Stop and search video viewed over a million times

The Metropolitan police lead a man away in handcuffs Image copyright Adrian Medford
Image caption A shot from the viral video showing London police officers leading a man away in handcuffs. He was later released without charge

A video showing London Metropolitan Police officers stopping and searching a man has been widely shared on Facebook - leading some to question the relationship between black communities and British police.

In the US, there have been dramatic street protests, riots and anger online over allegations of police brutality in places such as Ferguson and Baltimore. In the UK, the situation is different - but the story of one viral video shows how the debate seems to be echoing across the Atlantic.

On 16 April, Adrian Medford, a 34-year-old from Croydon in south London, was outside his home when a friend he was with was stopped, searched and handcuffed by the Metropolitan Police. Medford told BBC Trending that his friend had a bag and that he "reached into it and gave 50p to his daughter so she could go buy sweets" - and that was when police approached him.

Medford filmed what happened on his phone and posted it onto Facebook. His friend, who, like Medford, is black and who does not want to be named, can be seen angrily arguing with a group of white police officers. There's plenty of shouting, with strong insults and bad language being used against officers. Medford's friend shouts that he is being detained for "giving a child a parcel, what kind of madness is that?" Other people, mostly black but some of other races, can be heard shouting "no reason" and "racist" as officers continue to attempt to calm the man down.

The Metropolitan Police told BBC Trending that two officers were sent to the scene after the force received a call from a member of the public who reported that two men were "handing out 'pouches of paper' to a group of youths" and "believed this to be connected to drug dealing activity." The police said the caller was quite specific in describing the bag, which is being carried by the arrested man in the video.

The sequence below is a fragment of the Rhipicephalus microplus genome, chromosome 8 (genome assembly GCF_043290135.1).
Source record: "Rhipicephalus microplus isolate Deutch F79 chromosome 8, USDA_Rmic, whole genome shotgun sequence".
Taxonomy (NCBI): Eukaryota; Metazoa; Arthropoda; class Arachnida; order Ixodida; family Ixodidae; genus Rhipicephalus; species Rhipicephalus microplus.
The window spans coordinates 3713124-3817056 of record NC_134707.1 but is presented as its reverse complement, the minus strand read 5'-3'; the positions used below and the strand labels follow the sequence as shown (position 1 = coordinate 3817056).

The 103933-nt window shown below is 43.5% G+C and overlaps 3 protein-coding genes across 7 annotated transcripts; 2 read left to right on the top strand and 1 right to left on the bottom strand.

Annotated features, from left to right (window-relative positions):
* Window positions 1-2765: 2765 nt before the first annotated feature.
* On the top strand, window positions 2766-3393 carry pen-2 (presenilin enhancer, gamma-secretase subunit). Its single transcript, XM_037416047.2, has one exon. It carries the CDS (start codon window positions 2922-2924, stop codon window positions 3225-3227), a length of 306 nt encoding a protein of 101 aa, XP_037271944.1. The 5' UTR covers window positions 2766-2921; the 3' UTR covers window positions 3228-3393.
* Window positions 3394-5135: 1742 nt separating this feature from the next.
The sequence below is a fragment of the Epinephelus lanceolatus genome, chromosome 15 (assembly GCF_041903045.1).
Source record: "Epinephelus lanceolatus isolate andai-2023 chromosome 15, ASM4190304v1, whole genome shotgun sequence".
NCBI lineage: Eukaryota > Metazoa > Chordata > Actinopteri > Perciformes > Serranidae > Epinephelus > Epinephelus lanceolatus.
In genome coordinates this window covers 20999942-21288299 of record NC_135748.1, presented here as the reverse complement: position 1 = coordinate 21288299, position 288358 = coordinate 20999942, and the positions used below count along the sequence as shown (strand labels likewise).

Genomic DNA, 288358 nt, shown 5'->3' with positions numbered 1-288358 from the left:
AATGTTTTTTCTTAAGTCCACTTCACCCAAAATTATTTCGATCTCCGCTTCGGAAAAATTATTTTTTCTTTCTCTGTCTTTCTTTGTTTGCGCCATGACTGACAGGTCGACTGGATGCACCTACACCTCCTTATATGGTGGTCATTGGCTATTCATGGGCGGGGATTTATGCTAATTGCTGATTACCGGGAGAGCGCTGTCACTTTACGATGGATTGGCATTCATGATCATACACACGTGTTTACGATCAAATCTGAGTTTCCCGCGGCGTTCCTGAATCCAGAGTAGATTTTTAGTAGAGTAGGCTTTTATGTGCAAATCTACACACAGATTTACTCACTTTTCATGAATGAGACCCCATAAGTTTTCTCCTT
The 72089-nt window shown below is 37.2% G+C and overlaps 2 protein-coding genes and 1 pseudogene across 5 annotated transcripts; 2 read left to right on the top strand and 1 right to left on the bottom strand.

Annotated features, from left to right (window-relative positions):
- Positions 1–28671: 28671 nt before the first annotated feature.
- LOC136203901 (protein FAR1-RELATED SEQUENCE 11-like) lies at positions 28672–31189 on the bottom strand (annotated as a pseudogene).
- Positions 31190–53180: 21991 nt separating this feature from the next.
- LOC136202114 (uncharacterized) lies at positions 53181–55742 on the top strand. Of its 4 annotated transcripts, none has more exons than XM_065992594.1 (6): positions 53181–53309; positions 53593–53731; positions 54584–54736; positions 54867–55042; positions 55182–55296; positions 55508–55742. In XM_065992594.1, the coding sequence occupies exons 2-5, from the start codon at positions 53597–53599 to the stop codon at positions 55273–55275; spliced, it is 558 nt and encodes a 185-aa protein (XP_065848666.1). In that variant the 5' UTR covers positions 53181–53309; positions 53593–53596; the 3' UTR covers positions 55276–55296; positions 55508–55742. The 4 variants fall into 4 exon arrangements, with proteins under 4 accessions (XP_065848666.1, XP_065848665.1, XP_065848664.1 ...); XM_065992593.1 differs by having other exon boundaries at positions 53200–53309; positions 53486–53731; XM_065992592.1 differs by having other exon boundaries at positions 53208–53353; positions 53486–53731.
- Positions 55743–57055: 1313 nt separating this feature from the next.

The police said that other units were later sent to the area to provide crowd control, because the group surrounding the man were blocking the pavement. They added that officers took the man away from the street so that a search "could be carried out safely." No drugs were found.

The man was eventually released without charge, and there is no suggestion the police broke protocols. But Medford told BBC Trending he wanted to put the film online because he "thought the police were totally out of order."

"I was inspired to put it onto Facebook because of what's been happening in Baltimore and Ferguson," he said. He does use bad language about the police in his Facebook post. Comments on the film included remarks such as "I'm disgusted....black people are so violated on a daily basis and for what??" and "they don't like black men, they ... get you to retaliate so they can arrest you".

The use of stop and search has been controversial in London - one study indicated that anger at the use of it was one cause of the 2011 riots. But more recently police say they have undertaken significant efforts to make the tactic much more targeted. Andy Trotter, former Chief Constable of the British Transport Police, told BBC Trending that he's of the view that the officers in the video "are reacting really patiently and explaining what they are doing."

"They are getting a fair bit of abuse, they seem to be quite calm, there is no sign of violence and it is how I would expect them to behave."

"If I'm honest, years ago officers would have dealt with it differently," he says. There are plans for Metropolitan Police to be issued body-worn cameras, which Trotter supports. "Everything should be under scrutiny," he says, "but these are testing times for young officers trying to do their jobs."

Blog by Hannah Henderson

Next story: Why are Bollywood stars defending a hit and run?

Follow BBC Trending on Twitter @BBCtrending, and find us on Facebook.